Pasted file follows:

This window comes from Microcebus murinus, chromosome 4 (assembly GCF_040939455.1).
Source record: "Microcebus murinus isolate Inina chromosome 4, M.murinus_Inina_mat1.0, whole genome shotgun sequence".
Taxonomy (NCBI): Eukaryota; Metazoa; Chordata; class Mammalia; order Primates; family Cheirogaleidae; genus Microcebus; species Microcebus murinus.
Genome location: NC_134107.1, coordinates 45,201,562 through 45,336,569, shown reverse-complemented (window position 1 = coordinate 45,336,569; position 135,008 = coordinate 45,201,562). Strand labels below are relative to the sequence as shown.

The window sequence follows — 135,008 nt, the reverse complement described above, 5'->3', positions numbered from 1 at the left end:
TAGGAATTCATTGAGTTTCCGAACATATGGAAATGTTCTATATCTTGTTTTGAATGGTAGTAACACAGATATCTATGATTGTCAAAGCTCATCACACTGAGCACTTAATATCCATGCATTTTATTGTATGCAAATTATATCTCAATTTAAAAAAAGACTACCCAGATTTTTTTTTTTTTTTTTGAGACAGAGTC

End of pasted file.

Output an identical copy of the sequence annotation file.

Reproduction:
This window comes from Microcebus murinus, chromosome 4 (assembly GCF_040939455.1).
Source record: "Microcebus murinus isolate Inina chromosome 4, M.murinus_Inina_mat1.0, whole genome shotgun sequence".
Taxonomy (NCBI): Eukaryota; Metazoa; Chordata; class Mammalia; order Primates; family Cheirogaleidae; genus Microcebus; species Microcebus murinus.
Genome location: NC_134107.1, coordinates 45,201,562 through 45,336,569, shown reverse-complemented (window position 1 = coordinate 45,336,569; position 135,008 = coordinate 45,201,562). Strand labels below are relative to the sequence as shown.

The window sequence follows — 135,008 nt, the reverse complement described above, 5'->3', positions numbered from 1 at the left end:
TAGGAATTCATTGAGTTTCCGAACATATGGAAATGTTCTATATCTTGTTTTGAATGGTAGTAACACAGATATCTATGATTGTCAAAGCTCATCACACTGAGCACTTAATATCCATGCATTTTATTGTATGCAAATTATATCTCAATTTAAAAAAAGACTACCCAGATTTTTTTTTTTTTTTTTGAGACAGAGTC